An Explorer's Notebook by Tim Flannery
This was an excellent compilation of Flannery's work for the past three decades. They are placed in chronological order by sections based on type of work. He included his personal essays on biology and zoology in the field, which I found to be incredibly fascinating; reviews of scientific books he read; and, climate essays to raise recognition of our impact on the species of the world.
Section one: I love zoology and learning about all the different kinds of animals. What animals can tell us about our own planet is incredible. Tim Flannery is an Australian scientist, and he gave me a whole new perspective on animals from New Guinea and Indonesia. I absolutely adore tree kangaroos and learned so many new facts from his research. While I would love to own one, they are quite the aggressive ninja and are capable of killing an adult man. Who knew? Some of the essays were great exposes on the animals and the hunt to learn more about them; others were a little more preachy about man-animal interaction. I honestly skimmed through these articles.
Section two: Flanney covers the better reviews he provided for scientific books. Did you know Audubon's book was life-size and cost (modern day) $40,000? That is a coffee table book for the records. I skimmed through a couple of the reviews because the subject of trees and insects weren't as interesting to me, and Flannery's scientific review put me even further into sleep. I was greatly intrigued by the review of Attenborough's Life in the Undergrowth. I had just finished watching the televised program of the book the previous weekend. Coincidences like that fascinate me.
Section three: Essays that are worthy of sparking an intellectual debate. The topic of climate change is usually not my favorite because it seems that most arguments are not fully researched. Clearly that is not case with Tim Flannery. This section was a little dry for me, however.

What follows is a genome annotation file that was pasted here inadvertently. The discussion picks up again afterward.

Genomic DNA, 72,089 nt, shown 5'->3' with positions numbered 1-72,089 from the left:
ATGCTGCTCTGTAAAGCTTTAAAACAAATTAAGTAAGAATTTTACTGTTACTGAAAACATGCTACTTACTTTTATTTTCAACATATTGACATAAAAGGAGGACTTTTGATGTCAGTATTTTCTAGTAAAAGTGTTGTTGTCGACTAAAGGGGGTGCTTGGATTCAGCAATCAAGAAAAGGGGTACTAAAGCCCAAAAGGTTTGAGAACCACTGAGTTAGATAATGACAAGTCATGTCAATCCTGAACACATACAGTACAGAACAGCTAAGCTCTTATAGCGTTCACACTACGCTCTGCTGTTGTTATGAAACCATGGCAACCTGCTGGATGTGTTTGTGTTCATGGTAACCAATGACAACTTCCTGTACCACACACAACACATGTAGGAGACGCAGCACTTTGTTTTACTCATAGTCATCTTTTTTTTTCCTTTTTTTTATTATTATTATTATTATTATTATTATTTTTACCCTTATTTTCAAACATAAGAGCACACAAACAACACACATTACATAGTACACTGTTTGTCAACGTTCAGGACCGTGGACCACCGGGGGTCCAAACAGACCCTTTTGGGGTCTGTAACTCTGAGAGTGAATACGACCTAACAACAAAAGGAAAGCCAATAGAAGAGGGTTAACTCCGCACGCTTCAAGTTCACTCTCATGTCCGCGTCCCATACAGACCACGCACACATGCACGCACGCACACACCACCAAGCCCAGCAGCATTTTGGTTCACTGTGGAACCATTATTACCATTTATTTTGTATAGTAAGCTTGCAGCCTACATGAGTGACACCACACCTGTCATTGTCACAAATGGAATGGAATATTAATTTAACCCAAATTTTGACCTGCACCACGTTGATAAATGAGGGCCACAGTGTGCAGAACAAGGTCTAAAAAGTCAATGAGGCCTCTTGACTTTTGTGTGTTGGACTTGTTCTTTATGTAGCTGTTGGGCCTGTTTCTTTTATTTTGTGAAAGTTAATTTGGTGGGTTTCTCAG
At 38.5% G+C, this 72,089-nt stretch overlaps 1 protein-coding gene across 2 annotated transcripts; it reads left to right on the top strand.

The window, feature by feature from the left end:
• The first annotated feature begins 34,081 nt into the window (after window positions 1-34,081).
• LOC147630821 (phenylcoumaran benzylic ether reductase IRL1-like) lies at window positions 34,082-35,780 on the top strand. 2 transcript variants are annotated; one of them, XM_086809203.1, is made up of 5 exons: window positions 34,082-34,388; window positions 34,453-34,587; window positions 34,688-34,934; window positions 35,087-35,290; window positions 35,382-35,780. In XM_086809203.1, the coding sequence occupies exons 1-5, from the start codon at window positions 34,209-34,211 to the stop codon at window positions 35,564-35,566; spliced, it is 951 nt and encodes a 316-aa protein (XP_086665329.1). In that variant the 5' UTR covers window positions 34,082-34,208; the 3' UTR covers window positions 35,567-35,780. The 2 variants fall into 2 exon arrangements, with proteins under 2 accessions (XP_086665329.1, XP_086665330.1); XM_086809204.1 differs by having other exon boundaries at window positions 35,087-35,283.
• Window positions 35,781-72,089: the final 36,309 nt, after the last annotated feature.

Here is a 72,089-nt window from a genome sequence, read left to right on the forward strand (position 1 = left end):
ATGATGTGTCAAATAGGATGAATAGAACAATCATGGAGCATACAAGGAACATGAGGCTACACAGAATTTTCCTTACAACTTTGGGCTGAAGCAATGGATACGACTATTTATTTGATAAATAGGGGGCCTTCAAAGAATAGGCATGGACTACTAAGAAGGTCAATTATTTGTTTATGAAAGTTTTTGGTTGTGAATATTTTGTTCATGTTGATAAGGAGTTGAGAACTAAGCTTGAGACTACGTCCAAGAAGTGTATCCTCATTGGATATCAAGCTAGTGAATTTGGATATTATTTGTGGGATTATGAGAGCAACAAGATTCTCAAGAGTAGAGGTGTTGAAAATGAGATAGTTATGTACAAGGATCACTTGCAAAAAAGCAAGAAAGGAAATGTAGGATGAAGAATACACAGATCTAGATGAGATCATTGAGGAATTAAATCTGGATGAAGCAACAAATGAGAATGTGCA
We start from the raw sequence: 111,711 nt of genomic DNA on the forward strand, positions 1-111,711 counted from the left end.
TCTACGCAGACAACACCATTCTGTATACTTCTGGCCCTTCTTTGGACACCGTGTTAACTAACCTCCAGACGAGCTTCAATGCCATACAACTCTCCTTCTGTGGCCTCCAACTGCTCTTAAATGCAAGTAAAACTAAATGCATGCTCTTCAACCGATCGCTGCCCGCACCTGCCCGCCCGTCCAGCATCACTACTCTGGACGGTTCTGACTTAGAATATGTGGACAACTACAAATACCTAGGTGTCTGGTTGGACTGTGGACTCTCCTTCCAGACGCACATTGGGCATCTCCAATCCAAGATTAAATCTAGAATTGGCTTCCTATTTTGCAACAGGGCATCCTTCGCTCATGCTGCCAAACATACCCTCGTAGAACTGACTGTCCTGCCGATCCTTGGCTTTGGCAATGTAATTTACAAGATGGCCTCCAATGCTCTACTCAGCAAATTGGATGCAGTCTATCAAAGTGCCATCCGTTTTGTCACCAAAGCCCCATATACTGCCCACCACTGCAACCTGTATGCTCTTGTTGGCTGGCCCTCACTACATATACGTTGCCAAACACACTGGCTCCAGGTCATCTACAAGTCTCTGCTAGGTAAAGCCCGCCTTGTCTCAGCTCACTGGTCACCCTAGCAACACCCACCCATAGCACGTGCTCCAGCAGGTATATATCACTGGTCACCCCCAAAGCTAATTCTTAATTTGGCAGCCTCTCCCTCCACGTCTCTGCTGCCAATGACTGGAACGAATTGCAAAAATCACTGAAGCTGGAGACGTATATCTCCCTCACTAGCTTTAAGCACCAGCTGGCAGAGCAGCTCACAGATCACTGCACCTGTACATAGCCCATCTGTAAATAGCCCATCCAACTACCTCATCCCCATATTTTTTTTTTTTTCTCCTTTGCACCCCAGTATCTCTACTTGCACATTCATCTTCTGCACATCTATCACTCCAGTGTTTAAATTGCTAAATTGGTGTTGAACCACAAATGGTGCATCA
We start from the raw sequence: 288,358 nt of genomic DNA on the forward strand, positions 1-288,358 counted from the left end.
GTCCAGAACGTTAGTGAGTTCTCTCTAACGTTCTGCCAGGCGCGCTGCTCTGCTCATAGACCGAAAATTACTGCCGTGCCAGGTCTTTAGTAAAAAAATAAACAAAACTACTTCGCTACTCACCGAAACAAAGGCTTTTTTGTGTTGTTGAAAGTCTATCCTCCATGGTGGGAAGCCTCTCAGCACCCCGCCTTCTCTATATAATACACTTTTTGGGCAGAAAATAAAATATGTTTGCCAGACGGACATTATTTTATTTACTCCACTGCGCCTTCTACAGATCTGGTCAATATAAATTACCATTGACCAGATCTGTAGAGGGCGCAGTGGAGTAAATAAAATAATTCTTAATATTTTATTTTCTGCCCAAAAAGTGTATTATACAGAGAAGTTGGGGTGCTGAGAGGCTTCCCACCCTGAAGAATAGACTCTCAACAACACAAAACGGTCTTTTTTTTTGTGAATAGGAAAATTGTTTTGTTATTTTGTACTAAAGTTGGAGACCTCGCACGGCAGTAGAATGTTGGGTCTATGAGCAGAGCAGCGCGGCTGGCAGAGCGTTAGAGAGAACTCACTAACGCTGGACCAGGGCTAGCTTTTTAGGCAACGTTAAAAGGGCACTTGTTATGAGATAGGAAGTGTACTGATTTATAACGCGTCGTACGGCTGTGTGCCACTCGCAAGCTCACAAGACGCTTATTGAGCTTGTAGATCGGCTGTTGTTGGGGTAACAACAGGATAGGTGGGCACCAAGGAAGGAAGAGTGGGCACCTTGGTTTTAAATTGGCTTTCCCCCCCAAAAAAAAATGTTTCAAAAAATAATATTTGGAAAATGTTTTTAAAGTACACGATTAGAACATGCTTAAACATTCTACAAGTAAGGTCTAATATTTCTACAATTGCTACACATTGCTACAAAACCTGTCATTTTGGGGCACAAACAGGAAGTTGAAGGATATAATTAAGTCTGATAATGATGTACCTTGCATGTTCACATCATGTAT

I truly appreciated the change into non-fiction and all the great topics and debates Flannery sparked during my reading. I would certainly recommend broadening the reading horizons with this fabulous collection of essays. (Maybe just break up your reading of them?)
Grammar Girl's Quick and Dirty Tips for Better Writing by Mignon Fogarty
My last year of reading and involvement in Netgalley has really refueled my goal to get into the editing workforce. I have been looking at multiple sources to get my feet wet again. I started with online .edu sites for proofreading tests and realized I needed a memory boost.
I was then recommended Mignon Fogarty's book. The entire book was a condensed version of my four year degree. It was an excellent refresher to what I had already learned, but it would also be incredibly helpful to those entering the writing sector (and professionals who need a huge reminder in this modern day of email and texting that grammar has not changed).
At $8 from Amazon, you can't pass up on this handy handbook to the often forgotten and confusing aspects of the English language.
Here is to foray into the general literature/fiction section!